'Happy days'?: French communists hope to come in from cold
Armed with its most charismatic leader in decades, France's Communist party aims to return to its glory days in the upcoming presidential election and win back voters who have drifted to the right.
To illustrate its newfound optimism, the Communist Party of France (PCF) has picked the most upbeat slogan in the campaign so far: "Happy Days for France" -- a reference to a French Resistance manifesto during World War II, from which it emerged as France's biggest party.
PCF head Fabien Roussel, 52, is the first Communist candidate in a presidential campaign in 15 years, with the party opting to back hard-left firebrand Jean-Luc Melenchon in the past two elections instead of fielding a candidate of its own.
The Communists' promise of happiness stands in stark contrast to the doom-laden prophecies of anti-immigration populist Eric Zemmour, who has monopolised much of the media attention in the race so far.
Polls show Roussel, an MP, still languishing in the low single digits, a far cry from the Communists' heyday which they polled over 21 percent in the 1969 elections -- but a new tone is clear.
"Our programme deserves a larger audience," Roussel told AFP at the party's headquarters in Paris.
"We need to talk about happiness and how change is possible, after being told for years by various governments that we need to make more efforts, that we need to tighten our belts," he said.
- 'Change is possible' -
During the Covid crisis, the state's willingness to mobilise huge sums to save the economy showed that "there is plenty of money around", Roussel said.
But instead of "that money going to multinationals", he said, "we want it to be used in the service of the people" -- mostly in the shape of pay rises for low-income professions including nurses and teachers.
True to dogma, Roussel's programme calls for the nationalisation of big banks -- including BNP Paribas, the EU's biggest -- and of energy giants TotalEnergies and Engie.
But he is just as relaxed about backing nuclear power, defending the police force or supporting hunting -- all red rags for other parties on the left.
Roussel's team says their man needs to attract apathetic young voters as well as those on the left who have turned to Melenchon's populism or Marine Le Pen's nationalist far-right RN party.
"Our challenge is to win back those hearts and minds," Ian Brossat, Roussel's campaign manager and a deputy mayor for Paris, told AFP.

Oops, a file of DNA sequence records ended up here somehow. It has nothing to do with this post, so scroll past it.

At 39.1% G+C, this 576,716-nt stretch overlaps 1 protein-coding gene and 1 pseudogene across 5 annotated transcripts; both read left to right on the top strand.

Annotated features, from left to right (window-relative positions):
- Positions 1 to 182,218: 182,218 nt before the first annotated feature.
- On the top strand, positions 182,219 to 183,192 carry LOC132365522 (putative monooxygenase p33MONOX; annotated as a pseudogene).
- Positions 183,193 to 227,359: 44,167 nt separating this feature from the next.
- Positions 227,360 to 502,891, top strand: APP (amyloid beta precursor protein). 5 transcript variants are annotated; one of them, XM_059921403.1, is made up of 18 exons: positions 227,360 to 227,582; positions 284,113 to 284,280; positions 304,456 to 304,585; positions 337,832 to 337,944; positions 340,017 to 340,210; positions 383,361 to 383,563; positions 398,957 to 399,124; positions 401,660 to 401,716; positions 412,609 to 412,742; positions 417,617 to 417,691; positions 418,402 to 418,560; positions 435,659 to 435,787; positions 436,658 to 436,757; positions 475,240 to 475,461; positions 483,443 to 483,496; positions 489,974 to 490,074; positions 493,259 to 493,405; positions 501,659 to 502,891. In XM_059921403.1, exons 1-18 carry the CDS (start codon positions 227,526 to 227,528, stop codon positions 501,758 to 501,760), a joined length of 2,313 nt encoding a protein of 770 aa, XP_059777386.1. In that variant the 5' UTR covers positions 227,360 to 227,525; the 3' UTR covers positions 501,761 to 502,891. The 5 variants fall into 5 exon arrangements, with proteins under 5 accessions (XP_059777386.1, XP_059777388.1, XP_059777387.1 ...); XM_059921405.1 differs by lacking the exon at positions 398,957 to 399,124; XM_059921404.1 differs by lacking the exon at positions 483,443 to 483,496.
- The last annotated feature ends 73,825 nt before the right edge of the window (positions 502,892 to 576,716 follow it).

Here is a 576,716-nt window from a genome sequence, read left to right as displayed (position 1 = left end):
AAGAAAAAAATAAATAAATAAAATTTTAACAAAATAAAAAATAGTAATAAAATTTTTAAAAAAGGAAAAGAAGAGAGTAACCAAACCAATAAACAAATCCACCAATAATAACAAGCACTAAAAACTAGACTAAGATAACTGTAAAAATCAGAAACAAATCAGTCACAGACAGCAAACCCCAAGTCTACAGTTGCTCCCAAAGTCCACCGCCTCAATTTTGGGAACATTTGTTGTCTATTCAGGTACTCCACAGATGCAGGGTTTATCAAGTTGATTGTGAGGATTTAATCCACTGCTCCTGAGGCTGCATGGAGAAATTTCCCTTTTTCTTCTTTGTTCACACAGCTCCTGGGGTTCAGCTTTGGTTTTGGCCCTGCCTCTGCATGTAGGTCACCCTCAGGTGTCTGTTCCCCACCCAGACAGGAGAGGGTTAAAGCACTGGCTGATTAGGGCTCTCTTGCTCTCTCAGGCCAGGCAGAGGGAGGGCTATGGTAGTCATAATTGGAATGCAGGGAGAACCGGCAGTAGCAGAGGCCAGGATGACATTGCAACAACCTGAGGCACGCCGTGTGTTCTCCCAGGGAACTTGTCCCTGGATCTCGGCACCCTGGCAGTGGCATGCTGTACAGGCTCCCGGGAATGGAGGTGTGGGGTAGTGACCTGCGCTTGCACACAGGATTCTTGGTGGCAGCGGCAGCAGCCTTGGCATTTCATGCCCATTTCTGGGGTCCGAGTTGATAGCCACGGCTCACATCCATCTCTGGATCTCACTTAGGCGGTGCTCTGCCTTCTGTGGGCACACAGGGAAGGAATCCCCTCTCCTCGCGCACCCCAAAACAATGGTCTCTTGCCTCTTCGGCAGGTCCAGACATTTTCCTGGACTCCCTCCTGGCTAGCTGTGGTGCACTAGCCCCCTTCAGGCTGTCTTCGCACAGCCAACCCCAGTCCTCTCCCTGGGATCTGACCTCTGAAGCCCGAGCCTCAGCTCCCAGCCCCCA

- 'Good wine, good meat' -
Roussel, who currently polls at three percent, got the country's attention when he said that French gastronomy consisted of "good wine, good meat and good cheese", sparking an outcry across the left which accused him of disrespect towards vegans and of ignoring multiculturalism.
Analysts said the seemingly off-the-cuff remark is part of an effort to appeal both to the patriotic instincts of far-right voters and to traditional communists who feel no kinship to an urban, progressive left they see as elitist.
His greatest asset is an entrenched grassroots base across France, where the party still counts 600 card-carrying mayors and thousands of other local officials.
The Soviet collapse in the 1990s hastened the decline of the PCF in French national politics, but the party proved more resilient locally, a fact many attribute to the movement's key role in the World War II resistance and postwar social reforms.
"People don't say 'communism', they say 'French Communist Party' with its history in France," Roussel said, calling the party's patriotic grounding "unique".
Hence, Paris city hall never renamed its "Stalingrad" metro station, and there are still plenty of streets, stadiums or cultural centres called "Karl Marx", "Lenin" or "Engels" in the so-called "red belt" around the capital.
- 'People suffered less' -
The annual "Fete de l'Huma", named after the communist newspaper "L'Humanite", is France's biggest festival with hundreds of thousands of visitors for days of concerts and other events.
"There is still a cultural link, a kind of nostalgia for the Communist Party", Frederic Dabi, a political analyst who heads up the Ifop research institute, told AFP.
"Many people accept communists as decent, committed people", he said, even though they also mostly reject communist ideology.
This contrast is obvious in Avion, a small former mining town in the northern Pas-de-Calais region, where the PCF regularly captures over 60 percent of the local vote.
But in national contests, the far-right picks up many of the votes in the region, which mostly backed Marine Le Pen in the 2017 presidential run-off against Macron.
"To be a communist is to be at the heart of people's daily lives," said Avion's mayor, Jean-Marc Tellier.
"I'm concerned with the underpaid worker who gets up every morning to work and can't make ends meet," he told AFP, adding that he hoped communists could now also "reclaim our place on the national scene".
For Jaime Prat-Corona, a 77-year-old party member, such a comeback can't come fast enough.
"Whenever the Communist Party is strong, people suffer less," he told AFP at a recent campaign rally.